Patients who have received a Meridian IVC filter manufactured by C.R. Bard may be at risk for dangerous complications, especially if they are no longer at risk for pulmonary embolism. If a retrievable IVC filter is not removed once a patient is out of danger, the chances of filter fracture, migration and embolization become more likely.
The nationwide law firm of Bernstein Liebhard LLP is now investigating product liability claims related to injuries allegedly caused by the Bard Meridian IVC filter and similar devices. If you or a loved one were injured by a retrievable IVC filter, please contact one of our attorneys at (888) 994-5118.
Complications that may be associated with devices like the Bard Meridian IVC filter include:
In 2010, the U.S. Food & Drug Administration (FDA) disclosed that its database had logged more than 920 adverse event reports involving retrievable IVC filters since 2005, some of which led to serious patient complications. The adverse events reported to the FDA included:
Just four years later, the FDA issued a second alert regarding the importance of retrieving IVC filters, and recommended that the devices be removed between 29 and 54 days after implantation.
Bard’s Meridian IVC filter is implanted into the inferior vena cava in patients who are unable to use blood thinning medications. The wire cage-like device is intended to “catch” blood clots before they can travel to the lungs, where they would otherwise become a potentially deadly pulmonary embolism. The Meridian device is very similar in design to Bard’s Recovery, G2, and G2 Express IVC filters. However, it has an electropolished finish that was intended to increase the filter’s resistance to fractures, a well as anchors to reduce the risk of migration, tilting, and fracture. However, there is some concern that these features may make retrieval more difficult.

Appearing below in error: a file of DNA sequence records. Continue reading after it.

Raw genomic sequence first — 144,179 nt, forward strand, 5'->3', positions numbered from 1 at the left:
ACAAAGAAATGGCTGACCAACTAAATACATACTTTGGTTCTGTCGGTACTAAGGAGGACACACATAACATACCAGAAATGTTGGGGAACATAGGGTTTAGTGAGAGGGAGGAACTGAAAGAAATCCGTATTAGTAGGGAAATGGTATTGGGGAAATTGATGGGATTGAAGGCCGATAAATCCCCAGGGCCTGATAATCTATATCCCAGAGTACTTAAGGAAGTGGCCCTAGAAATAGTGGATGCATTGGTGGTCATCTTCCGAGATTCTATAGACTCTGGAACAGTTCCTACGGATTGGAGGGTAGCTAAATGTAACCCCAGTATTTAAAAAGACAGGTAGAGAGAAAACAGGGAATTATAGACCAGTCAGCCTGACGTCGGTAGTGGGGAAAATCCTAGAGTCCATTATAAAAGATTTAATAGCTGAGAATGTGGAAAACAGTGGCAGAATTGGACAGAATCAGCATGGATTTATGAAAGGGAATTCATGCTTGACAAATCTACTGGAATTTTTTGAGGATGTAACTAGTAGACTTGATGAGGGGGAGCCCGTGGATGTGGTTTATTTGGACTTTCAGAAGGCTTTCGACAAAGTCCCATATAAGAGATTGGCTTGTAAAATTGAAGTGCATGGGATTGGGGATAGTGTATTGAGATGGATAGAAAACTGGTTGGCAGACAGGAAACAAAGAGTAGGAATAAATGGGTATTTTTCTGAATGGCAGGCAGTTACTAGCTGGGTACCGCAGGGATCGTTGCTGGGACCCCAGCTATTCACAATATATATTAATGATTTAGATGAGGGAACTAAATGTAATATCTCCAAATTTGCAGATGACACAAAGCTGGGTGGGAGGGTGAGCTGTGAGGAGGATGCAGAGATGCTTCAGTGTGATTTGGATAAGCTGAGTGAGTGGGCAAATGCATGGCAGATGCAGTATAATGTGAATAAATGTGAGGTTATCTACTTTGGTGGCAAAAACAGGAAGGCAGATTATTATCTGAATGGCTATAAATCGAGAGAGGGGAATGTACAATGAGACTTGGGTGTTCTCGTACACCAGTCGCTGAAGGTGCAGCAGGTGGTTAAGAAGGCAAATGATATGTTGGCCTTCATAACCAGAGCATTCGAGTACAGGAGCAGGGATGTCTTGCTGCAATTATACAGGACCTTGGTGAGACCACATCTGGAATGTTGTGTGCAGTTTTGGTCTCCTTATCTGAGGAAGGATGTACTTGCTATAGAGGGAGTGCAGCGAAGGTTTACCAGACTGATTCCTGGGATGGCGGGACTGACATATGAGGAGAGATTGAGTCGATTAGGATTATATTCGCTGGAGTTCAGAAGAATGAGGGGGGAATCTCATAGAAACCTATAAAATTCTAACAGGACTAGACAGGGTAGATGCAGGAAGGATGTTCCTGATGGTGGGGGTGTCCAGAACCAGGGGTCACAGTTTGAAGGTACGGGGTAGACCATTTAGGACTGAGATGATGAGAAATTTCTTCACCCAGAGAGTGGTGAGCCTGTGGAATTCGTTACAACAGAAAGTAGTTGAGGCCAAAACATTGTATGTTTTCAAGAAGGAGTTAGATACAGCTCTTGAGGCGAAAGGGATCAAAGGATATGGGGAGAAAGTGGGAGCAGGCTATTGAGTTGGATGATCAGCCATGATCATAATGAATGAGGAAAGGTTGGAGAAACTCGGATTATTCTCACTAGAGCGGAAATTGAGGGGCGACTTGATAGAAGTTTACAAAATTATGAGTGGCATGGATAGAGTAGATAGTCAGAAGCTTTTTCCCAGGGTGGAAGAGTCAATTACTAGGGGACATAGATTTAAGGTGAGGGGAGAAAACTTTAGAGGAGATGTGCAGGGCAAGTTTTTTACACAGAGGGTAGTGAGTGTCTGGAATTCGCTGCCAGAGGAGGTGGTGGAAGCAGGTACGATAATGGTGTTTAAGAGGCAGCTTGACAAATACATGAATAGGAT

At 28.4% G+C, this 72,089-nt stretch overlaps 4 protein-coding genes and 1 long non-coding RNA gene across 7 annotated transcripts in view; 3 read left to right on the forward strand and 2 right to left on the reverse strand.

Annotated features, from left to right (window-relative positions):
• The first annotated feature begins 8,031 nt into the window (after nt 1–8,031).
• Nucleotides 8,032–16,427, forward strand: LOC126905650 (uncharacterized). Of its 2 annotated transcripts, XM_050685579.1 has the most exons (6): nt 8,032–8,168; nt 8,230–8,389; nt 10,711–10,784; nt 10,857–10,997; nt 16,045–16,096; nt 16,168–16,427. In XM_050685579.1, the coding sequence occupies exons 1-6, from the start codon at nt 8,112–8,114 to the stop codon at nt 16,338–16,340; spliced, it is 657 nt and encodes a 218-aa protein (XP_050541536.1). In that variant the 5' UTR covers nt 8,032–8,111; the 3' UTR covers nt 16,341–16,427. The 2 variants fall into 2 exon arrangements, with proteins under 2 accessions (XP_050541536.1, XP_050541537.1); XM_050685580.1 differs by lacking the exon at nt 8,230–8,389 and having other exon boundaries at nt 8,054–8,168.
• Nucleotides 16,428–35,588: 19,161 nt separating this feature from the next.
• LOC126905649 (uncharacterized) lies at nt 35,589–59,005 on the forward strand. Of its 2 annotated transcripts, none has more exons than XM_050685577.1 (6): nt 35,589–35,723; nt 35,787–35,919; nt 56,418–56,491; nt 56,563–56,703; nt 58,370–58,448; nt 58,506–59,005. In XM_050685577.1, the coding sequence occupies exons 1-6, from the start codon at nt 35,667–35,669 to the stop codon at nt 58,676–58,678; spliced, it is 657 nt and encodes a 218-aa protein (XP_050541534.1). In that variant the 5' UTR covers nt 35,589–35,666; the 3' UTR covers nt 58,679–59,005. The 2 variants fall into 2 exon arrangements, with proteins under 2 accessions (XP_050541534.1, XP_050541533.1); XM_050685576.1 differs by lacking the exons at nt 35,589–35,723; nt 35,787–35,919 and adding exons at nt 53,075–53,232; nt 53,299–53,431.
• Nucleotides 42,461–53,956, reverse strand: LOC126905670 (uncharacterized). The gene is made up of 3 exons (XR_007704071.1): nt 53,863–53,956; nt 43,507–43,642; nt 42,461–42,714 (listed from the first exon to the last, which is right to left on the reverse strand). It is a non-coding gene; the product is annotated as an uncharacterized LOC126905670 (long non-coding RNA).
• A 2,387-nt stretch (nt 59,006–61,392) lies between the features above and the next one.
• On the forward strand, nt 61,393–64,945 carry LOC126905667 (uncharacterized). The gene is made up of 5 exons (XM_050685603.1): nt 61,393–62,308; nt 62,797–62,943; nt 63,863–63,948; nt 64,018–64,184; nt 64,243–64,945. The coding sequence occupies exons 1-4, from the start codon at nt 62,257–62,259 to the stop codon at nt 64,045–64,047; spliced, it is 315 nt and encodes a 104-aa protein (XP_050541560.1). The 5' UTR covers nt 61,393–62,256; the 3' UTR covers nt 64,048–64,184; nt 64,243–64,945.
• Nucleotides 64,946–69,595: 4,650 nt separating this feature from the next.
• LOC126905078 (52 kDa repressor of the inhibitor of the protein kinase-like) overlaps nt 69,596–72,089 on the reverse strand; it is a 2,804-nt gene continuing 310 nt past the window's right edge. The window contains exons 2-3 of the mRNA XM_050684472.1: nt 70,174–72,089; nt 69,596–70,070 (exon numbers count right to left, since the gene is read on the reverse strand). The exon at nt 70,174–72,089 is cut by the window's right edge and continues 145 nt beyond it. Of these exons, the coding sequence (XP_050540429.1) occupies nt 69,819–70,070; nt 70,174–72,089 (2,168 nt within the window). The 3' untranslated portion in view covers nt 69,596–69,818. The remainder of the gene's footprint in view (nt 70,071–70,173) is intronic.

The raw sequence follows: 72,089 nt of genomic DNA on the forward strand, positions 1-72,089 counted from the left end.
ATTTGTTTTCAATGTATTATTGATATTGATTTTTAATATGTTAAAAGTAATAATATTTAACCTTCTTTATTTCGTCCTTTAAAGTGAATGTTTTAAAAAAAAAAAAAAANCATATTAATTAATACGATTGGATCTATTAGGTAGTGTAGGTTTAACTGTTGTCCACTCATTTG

A recent study involving 548 people implanted with a Bard Recovery, G2, or G2 Express IVC filter indicated that these devices were associated with a 12% fracture rate, 13% of which resulted in embolization of the filter’s broken components. While the study does not prove that the Meridian filter is prone to fracture, the similarities in these other devices could be cause for concern.
August 2015: Dozens of federally-filed Bard IVC filter lawsuits are now pending in a multidistrict litigation underway in the U.S. District Court, District of Arizona. Bard is accused of failing to warn doctors, patients and regulators that its retrievable IVC filters were likely to cause serious injury. Read More
Individuals who allegedly suffered serious complications due to a Meridian IVC filter or similar device may be entitled to compensation for medical bills, lost wages, pain and suffering, and other damages. To learn more about filing a claim in the Bard litigation, please contact Bernstein Liebhard LLP today at (888) 994-5118.
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